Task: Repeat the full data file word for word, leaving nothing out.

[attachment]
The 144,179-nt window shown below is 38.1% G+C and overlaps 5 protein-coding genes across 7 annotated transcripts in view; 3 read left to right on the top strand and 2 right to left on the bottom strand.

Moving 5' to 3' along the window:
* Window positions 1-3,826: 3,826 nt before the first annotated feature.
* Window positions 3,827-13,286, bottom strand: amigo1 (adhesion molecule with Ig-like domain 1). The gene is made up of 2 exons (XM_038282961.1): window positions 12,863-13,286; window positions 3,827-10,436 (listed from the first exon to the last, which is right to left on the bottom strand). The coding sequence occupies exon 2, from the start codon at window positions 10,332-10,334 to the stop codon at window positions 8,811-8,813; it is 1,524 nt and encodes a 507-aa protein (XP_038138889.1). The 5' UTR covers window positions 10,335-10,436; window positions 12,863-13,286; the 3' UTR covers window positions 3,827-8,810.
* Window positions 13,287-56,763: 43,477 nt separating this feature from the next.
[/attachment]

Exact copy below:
The 144,179-nt window shown below is 38.1% G+C and overlaps 5 protein-coding genes across 7 annotated transcripts in view; 3 read left to right on the top strand and 2 right to left on the bottom strand.

Moving 5' to 3' along the window:
* Window positions 1-3,826: 3,826 nt before the first annotated feature.
* Window positions 3,827-13,286, bottom strand: amigo1 (adhesion molecule with Ig-like domain 1). The gene is made up of 2 exons (XM_038282961.1): window positions 12,863-13,286; window positions 3,827-10,436 (listed from the first exon to the last, which is right to left on the bottom strand). The coding sequence occupies exon 2, from the start codon at window positions 10,332-10,334 to the stop codon at window positions 8,811-8,813; it is 1,524 nt and encodes a 507-aa protein (XP_038138889.1). The 5' UTR covers window positions 10,335-10,436; window positions 12,863-13,286; the 3' UTR covers window positions 3,827-8,810.
* Window positions 13,287-56,763: 43,477 nt separating this feature from the next.